If you’d asked me when I was a teenager what I wanted my life to look like in my 40s, I would have probably told you the following: I’d like two children, I’d like to have a happy marriage and a fulfilling career, and I would like to live in Cambridge. I’d risk going further: it wouldn’t be bad to have a degree or two, ideally from good schools. I’d like my parents to be happy and healthy and nearby. I’d like to have done what Dad had been urging me to do since my memory began: find my passion.
Lo and behold. I am 43, and this is what my life looks like: I have two teenage children who are entertaining, motivated, and tremendously good company. I have two Ivy League degrees and a career that I am proud of. I have a happy marriage to a man I met when I was 23. We live in a house in Cambridge a mile from my parents’ house. I am passionate about writing, which I do in space around the edges of the rest of my commitments. Life looks an awful lot like I hoped it would.
And yet. There is so much that has surprised me—so much that continues to surprise me—about adulthood. On every dimension and at every turn, life has startled me with challenges and wonder in equal measure.
Parenting has been far, far more bittersweet than I ever expected. From the very beginning, when my daughter was born more than 15 years ago, every laugh and every milestone has been shadowed by its own passing. Somehow the arrival and growth of my children has served as a sharp reminder of how short our time here is.
I try very hard not to let the sometimes dazzling pleasures of parenthood be entirely occluded by my knowledge of their impermanence, but I find that difficult. Having children has reminded me, unavoidably and indelibly, of life’s basic drumbeat forward motion. Grace and Whit have made me painfully aware of how quickly it all passes, and they have simultaneously made me appreciate life’s extraordinary beauty in a completely new way. There’s no question in my mind these two things are woven inextricably together.
Marriage has been altogether different than I expected, too, both more difficult (in short: anyone you live with for 18 years is going to get a little, shall we say, irritating sometimes) and more wonderful (the familiarity and intimacy of those 18 shared years creates a comfort I couldn’t have imagined). One of the unanticipated pleasures of marriage, for me, is seeing my husband as a father, and seeing traits of his animate in our children.
I can’t remember where I read that marriage is the most private of geographies, but that’s definitely true. After 18 years, I know that I don’t know anything about anyone else’s marriage. Many of my assumptions and high-minded ideas about what marriage is have been destroyed, and in their place is a deep appreciation of the joys that come from making a life alongside one other person.
This rooted comfort and intimacy become more important than I could ever imagine in the last few months, because of another of life’s shocking surprises. My husband and I both lost our fathers in the autumn of 2017, 2 months and 3 days apart. These back-to-back losses have bound us together in a dark, sacred space of shared grief and radical empathy. My father’s sudden death from a heart attack is by a wide margin the most significant loss of my life. I’m certain that my experience will forever be split into before and after, with that one afternoon of bewilderment, fear, and gratitude balanced in between.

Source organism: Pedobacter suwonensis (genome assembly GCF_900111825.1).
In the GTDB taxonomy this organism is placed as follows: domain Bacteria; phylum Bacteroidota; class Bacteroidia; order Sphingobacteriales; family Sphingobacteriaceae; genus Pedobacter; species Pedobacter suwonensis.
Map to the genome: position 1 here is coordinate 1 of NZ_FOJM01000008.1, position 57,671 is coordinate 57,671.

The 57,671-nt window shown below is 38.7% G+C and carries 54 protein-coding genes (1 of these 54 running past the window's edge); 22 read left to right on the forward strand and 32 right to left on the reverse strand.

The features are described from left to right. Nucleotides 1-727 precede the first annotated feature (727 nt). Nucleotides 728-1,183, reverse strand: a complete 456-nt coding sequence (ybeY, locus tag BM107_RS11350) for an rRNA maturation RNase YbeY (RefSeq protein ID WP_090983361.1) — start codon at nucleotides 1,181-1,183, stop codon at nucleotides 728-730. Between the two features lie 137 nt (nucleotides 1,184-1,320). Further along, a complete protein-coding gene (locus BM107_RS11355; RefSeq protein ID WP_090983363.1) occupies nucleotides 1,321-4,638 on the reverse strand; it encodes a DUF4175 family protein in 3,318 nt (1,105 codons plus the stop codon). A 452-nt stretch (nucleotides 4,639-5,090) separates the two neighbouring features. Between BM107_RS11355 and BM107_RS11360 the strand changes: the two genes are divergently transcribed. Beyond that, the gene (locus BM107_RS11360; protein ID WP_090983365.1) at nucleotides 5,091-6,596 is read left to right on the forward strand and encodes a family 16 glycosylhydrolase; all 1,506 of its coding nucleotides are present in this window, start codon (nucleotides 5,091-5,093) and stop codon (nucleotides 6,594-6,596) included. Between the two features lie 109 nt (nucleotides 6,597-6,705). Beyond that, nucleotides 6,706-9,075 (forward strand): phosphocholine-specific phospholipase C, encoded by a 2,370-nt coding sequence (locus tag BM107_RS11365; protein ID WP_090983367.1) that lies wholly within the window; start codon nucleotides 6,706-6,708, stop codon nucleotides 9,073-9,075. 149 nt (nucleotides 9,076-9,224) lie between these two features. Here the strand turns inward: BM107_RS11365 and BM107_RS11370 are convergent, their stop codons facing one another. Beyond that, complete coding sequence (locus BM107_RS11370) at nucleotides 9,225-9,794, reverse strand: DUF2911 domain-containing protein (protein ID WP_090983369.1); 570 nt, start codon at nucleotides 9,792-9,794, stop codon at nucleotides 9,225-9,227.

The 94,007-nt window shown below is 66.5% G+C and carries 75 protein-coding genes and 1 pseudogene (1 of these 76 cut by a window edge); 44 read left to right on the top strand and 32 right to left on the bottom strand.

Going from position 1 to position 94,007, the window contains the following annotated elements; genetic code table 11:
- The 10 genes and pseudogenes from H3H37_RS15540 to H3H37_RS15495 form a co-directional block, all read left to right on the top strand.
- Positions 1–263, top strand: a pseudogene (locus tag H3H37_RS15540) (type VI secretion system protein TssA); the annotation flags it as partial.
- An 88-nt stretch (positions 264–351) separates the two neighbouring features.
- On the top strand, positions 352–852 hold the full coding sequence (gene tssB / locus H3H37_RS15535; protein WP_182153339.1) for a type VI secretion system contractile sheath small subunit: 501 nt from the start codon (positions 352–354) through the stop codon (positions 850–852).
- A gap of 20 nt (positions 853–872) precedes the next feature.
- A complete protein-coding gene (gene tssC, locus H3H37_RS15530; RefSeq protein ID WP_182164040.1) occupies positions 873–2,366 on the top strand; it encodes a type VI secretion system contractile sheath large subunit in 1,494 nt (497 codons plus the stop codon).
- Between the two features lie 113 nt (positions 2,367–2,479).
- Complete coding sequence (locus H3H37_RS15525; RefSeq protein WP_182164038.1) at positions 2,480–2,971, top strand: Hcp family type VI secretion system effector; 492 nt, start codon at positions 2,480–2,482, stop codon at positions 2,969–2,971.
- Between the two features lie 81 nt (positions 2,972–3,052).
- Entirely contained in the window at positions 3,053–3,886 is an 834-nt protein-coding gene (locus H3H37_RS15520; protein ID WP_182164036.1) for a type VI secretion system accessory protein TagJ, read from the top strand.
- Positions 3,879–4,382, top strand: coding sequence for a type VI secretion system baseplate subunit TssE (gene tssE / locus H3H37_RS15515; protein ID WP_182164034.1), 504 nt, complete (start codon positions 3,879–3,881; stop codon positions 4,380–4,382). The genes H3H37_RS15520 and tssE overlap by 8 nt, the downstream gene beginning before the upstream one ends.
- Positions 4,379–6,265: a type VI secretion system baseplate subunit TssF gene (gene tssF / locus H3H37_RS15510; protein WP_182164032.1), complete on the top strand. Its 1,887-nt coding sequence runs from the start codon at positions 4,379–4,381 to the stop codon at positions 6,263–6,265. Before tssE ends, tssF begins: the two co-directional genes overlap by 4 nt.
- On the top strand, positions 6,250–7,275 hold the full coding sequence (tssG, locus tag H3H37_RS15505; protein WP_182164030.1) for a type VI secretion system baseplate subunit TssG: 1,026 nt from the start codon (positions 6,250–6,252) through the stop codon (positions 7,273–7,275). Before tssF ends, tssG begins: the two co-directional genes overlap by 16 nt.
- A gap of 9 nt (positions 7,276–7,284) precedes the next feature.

My professional life has been yet another surprise. I joined a management consulting firm when I graduated from college, mostly because I didn’t know what I wanted to be when I grew up. I quickly went to business school and then returned to the same firm. I moved into a recruiting-focused role for purely practical reasons (my husband traveled a lot and I could see that very quickly this would be impossible once we added children to our lives). For many years I worked part time and while I knew that I did not want to stop working entirely, my sense of my professional identity wavered, and I felt a bit purposeless. I wrote about working part-time and the way it meant that I had a foot in two worlds and a home in neither. I felt like I was slogging, alone, up a very long, very climb.
And then somehow in the last few years the trees at the top of the climb opened, and I could see the view. It’s worth the climb. I started a company with four former colleagues and I truly love my professional life for the first time. I would never have imagined that I’d be an entrepreneur—and my husband often says the same, with a shake of his head and a smile. I love being a part of founding and growing something, and the joy and satisfaction that I feel professionally has been one of life’s greatest surprises so far.
I’m glad my father knew about the company I co-founded, and about our early success, before he died. He had always urged me to find my passion, and he was proud of how much I was loving the new company. But writing, another midlife discovery, is equally the central passion of my life. I found my way back to the page after 20 years in business, and it was like coming home.
All of my myriad roles matter crucially to me: mother, wife, financial services professional, writer. None of these individual pieces is simple, and in aggregate they form a complicated, noisy life. There’s no question adulthood is messier and more complex than I’d ever imagined, but it’s also more beautiful. This is the deepest, truest, and most enduring of midlife’s surprises for me: in the dissonance lies the music.